The Coleman Francis of Markets

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I’m a big fan of Mystery Science Theatre 3000, and from that series I learned of a famously-bad movie director named Coleman Francis whose movies were “often criticized for their abysmal production values, repetitive plot devices, murky picture quality, and stilted acting.

I must say that I’m reminded of the late Coleman Francis when I look at the equity market, because it’s become as boring as one of his movies. But what can one say about a market that looks like this, except that it sure has gone up a lot:


Oh, wait a moment. Hold the phone! That isn’t the current market! In fact, it’s the NASDAQ from the middle 1990s. Let’s take a look at what happened afterward (I’ve tinted in the area I just showed you):


So as you can see, persistently (and annoyingly) perpetual rising markets can keep going for a long, long time. Although, c’mon, we’re in our 9th year of this nonsense.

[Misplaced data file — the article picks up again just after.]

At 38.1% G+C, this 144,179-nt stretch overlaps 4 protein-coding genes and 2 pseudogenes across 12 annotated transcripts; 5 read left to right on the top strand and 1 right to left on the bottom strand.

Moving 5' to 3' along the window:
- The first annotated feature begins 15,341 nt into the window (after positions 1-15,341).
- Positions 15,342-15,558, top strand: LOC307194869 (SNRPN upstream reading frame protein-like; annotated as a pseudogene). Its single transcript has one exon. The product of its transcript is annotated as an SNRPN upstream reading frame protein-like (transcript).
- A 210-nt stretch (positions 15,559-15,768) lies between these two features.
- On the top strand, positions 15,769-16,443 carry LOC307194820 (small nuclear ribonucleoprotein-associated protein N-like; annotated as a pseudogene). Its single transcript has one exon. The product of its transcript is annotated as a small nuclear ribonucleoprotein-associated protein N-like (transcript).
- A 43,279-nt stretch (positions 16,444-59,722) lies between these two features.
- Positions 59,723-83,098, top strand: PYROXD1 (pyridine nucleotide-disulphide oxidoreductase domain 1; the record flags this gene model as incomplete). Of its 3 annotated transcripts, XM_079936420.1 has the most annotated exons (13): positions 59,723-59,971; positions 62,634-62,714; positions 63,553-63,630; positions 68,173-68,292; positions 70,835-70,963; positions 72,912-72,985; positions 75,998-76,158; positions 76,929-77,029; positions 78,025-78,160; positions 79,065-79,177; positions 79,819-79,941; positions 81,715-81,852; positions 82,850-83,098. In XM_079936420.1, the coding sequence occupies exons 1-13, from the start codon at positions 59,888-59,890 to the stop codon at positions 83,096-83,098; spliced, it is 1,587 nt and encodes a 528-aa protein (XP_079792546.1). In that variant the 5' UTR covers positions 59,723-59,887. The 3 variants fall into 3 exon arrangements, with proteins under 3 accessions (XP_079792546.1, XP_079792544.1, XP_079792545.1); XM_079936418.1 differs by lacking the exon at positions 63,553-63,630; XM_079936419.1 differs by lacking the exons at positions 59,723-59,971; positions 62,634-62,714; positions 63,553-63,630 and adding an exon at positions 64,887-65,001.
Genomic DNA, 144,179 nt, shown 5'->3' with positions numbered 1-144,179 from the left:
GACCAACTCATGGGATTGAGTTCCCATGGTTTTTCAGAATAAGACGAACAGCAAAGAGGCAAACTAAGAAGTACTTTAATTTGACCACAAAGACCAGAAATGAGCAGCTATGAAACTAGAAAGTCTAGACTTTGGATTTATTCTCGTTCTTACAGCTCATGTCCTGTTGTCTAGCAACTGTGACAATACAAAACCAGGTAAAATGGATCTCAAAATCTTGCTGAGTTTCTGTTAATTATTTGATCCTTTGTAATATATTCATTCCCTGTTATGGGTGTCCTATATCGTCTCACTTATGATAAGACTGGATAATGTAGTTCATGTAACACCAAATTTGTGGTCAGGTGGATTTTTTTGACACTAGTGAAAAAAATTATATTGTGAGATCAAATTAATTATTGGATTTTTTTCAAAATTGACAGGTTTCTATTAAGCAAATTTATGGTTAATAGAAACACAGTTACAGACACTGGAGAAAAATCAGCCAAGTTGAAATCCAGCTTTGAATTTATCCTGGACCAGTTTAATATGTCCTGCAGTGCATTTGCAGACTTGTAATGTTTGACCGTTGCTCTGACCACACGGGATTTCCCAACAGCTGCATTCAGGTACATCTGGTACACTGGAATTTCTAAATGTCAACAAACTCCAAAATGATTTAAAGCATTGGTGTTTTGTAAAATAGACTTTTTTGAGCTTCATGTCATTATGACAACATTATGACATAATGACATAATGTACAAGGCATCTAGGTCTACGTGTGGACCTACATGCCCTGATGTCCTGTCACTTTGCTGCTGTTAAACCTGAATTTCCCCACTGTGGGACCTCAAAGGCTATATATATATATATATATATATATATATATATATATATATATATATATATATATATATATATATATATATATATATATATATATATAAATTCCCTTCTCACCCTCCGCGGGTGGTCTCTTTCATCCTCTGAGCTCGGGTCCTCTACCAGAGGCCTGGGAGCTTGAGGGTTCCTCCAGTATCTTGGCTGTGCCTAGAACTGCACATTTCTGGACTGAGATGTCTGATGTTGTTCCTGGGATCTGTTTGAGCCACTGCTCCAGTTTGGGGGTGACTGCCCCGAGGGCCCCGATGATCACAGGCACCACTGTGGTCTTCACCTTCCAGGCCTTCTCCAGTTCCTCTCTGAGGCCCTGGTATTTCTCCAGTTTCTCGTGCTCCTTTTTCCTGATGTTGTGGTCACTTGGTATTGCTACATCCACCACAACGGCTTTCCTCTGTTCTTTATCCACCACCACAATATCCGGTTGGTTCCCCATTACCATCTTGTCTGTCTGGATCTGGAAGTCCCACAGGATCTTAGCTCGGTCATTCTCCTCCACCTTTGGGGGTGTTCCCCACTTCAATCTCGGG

I would also note that when the market, at long last, did peak, the old saw about how nobody rang a bell was certainly the case. I’ve pointed out the tippy-top of the market below, before it lost about 80% of its value. As you may notice, there’s nothing particularly freakish about that particular day of trading that would warn everyone to get out.


One of the few interesting charts out there has nothing to do with equities – – it’s the precious metal miners symbol GDX. This fell hard since early last week, but it bounced big today. I think it’s simply setting itself up for another fall (take note of the red horizontal).


As we look at the S&P 500 below, we can rest assured that the tens of trillions of dollars of debt the central banks of the world have undertaken has been extraordinarily effective. It seems to be agreed by one and all that a bear market can never take place again in human history, since the banks will simply apply the same solution which has worked all these years (more debt to buy more assets) to keep this thing in the air in perpetuity. Maybe. It sure hasn’t broken for nine years yet.


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